Secretary of Defense Donald Rumsfeld, Vice-President Dick Cheney, and others
who were making hyperbolic statements about Iraq's supposed military prowess
by insisting that Iraq's possession of such weapons "are not in doubt"
and was "undisputed." Similarly, Clinton insisted that Secretary of
State Colin Powell's February 2005 speech at the UN was "compelling"
although UN officials and arms control experts roundly denounced its false claims
that Iraq had reconstituted these proscribed weapons, weapons programs, and
delivery systems. In addition, although top strategic analysts correctly informed
her that there were no links between Saddam Hussein's secular nationalist regime
and the radical Islamist al-Qaeda, Senator Clinton
insisted that Saddam "has also given aid, comfort, and sanctuary to
terrorists, including al-Qaeda members."
The Lead-Up to War
Though the 2003 National Intelligence Estimate
(NIE) on Iraq was inaccurate in a number of respects, it did challenge the notion
of any operational ties between the Iraqi government and al-Qaeda and questioned
some of the more categorical claims by President Bush about Iraq's weapons of
mass destruction (WMD). However, Senator Clinton
didn't even bother to read it. She now claims that it wasn't necessary for
her to have actually read the 92-page document herself because she was briefed
on the contents of the report. However, since no one on her staff was authorized
to read the report, it's unclear who could have actually briefed her.
During the floor debate over the resolution authorizing the invasion of Iraq,
Clinton was the only Democratic senator to have categorically accepted the Bush
administration's claims regarding Iraq's alleged chemical, biological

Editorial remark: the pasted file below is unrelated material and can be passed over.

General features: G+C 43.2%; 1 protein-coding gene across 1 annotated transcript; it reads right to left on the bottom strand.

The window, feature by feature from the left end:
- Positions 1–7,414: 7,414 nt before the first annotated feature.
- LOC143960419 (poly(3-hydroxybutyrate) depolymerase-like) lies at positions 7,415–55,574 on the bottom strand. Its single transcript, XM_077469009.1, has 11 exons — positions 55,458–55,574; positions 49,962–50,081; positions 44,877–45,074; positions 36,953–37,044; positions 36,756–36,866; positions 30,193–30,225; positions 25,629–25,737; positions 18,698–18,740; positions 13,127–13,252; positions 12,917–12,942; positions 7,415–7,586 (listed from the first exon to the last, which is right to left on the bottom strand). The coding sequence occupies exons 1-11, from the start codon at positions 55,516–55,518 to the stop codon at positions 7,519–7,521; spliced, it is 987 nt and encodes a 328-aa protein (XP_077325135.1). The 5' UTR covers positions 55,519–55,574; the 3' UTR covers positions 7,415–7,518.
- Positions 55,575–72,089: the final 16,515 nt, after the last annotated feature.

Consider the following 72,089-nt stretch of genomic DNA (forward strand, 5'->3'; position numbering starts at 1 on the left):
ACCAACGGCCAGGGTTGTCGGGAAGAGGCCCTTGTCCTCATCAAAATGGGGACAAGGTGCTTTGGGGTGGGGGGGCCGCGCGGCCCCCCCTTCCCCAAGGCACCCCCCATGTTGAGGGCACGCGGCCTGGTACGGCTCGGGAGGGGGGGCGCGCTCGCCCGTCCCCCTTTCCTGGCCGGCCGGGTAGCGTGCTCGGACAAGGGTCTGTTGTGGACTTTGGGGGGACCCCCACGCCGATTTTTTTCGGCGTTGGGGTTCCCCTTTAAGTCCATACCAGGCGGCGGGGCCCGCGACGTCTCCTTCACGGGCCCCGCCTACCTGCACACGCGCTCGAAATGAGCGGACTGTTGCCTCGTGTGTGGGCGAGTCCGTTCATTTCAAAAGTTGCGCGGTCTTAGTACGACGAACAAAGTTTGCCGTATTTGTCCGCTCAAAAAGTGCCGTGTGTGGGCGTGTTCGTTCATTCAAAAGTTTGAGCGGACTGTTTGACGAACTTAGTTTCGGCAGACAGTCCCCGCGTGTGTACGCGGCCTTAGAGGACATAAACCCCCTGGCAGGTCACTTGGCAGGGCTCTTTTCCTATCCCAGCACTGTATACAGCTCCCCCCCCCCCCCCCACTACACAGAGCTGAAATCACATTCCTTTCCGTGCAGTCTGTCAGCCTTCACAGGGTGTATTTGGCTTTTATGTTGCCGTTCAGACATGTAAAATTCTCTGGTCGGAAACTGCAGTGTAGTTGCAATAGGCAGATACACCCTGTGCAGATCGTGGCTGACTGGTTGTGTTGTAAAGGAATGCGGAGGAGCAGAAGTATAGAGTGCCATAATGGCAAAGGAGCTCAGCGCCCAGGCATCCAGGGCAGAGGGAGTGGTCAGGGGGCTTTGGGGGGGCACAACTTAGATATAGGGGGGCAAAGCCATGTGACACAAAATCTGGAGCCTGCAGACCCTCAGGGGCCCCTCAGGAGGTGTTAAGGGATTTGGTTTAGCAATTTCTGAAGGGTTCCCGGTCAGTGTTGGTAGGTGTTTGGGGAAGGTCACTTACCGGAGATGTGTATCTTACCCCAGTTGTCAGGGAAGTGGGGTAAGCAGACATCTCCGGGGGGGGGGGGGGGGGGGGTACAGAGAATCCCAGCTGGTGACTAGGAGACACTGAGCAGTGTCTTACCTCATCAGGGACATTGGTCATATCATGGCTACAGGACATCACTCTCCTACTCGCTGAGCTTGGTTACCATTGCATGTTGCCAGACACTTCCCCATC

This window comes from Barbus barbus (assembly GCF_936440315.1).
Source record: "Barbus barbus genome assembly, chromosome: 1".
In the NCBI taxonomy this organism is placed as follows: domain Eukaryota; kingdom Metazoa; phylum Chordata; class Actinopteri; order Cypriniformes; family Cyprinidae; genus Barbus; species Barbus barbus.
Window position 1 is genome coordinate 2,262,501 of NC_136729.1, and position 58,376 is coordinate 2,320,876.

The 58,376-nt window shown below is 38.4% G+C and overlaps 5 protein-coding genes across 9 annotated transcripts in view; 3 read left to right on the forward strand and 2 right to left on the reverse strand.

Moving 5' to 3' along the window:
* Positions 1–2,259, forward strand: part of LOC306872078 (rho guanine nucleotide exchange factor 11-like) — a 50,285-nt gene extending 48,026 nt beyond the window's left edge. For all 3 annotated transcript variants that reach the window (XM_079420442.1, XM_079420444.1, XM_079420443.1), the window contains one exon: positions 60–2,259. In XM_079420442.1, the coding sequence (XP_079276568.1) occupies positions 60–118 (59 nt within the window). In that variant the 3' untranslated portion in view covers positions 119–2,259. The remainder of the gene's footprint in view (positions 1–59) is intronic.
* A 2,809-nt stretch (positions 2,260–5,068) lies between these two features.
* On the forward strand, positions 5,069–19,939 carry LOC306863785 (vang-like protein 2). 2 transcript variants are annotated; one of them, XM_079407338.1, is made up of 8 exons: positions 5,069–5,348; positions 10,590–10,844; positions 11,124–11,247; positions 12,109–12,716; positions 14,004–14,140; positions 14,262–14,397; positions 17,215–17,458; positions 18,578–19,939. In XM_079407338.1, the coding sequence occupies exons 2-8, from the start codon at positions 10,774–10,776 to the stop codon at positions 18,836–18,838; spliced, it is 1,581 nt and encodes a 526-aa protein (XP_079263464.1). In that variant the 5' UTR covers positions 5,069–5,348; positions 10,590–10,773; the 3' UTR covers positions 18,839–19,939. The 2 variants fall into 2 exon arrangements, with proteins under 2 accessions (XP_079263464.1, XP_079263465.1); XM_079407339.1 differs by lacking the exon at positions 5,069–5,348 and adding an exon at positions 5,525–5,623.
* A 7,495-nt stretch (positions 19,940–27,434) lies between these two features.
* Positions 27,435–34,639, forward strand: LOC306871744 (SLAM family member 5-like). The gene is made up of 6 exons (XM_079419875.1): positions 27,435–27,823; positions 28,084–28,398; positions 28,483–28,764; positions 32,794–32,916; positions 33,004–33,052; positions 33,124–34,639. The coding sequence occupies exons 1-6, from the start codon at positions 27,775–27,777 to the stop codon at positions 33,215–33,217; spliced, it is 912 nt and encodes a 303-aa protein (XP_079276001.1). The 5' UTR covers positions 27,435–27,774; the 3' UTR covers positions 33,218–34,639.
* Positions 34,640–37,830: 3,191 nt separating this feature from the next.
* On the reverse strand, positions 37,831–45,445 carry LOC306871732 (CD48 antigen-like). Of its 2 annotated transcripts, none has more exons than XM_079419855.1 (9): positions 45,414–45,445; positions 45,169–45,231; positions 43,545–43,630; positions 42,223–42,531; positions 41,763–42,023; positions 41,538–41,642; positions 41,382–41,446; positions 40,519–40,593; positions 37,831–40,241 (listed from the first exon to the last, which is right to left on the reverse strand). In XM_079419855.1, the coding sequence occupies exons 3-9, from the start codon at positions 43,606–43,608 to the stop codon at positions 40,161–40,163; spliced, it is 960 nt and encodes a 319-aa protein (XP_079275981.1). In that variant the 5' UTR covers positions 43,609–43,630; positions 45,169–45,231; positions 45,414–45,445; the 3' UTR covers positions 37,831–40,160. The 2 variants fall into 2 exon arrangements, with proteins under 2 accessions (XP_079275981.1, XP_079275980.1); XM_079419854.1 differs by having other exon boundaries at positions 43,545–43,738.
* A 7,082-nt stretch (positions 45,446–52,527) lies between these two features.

and nuclear weapons programs, Iraq's alleged long-range missile capabilities,
and alleged ties to al-Qaeda. (Some Democratic senators accepted some of those
claims, but not all of them.)
In the months leading up the war, Senator Clinton chose to ignore the pleas
of the hundreds of thousands of people demonstrating in her state and across
the country against the war and similarly brushed off calls by religious leaders,
scholars, community activists, and others to oppose it. Perhaps most significant
was her refusal to consider the antiwar appeals by leaders of the Catholic Church
and virtually every mainline Protestant denomination, which noted that it did
not meet the traditional criteria in the Christian tradition for a just war.
Instead, Senator Clinton embraced the arguments of the right-wing fundamentalist
leadership who supported the war. This categorical rejection of the perspective
of the mainstream Christian community raises concerns about her theological
perspectives on issues of war and peace.
In March 2003, well after UN weapons inspectors had been allowed to return
and engage in unfettered inspections and were not finding any WMDs, Senator
Clinton made clear that the United States should invade Iraq anyway. Indeed,
she asserted that the only way to avoid war would be for Saddam Hussein to abide
by President Bush's ultimatum to resign as president and leave the country,
in the apparent belief that the United States had the right to unilaterally
make such demands of foreign leaders and to invade and occupy their countries
if they refused.
Said Senator Clinton, "The president gave Saddam Hussein one last chance
to avoid war and the world hopes that Saddam Hussein will finally hear this
ultimatum, understand the severity of those words, and act accordingly."
When President Bush launched the invasion soon thereafter and spontaneous protests
broke out across the country, Senator Clinton voted in favor of a Republican-sponsored
resolution that "commends and supports the efforts and leadership of the
President . . . in the conflict against Iraq."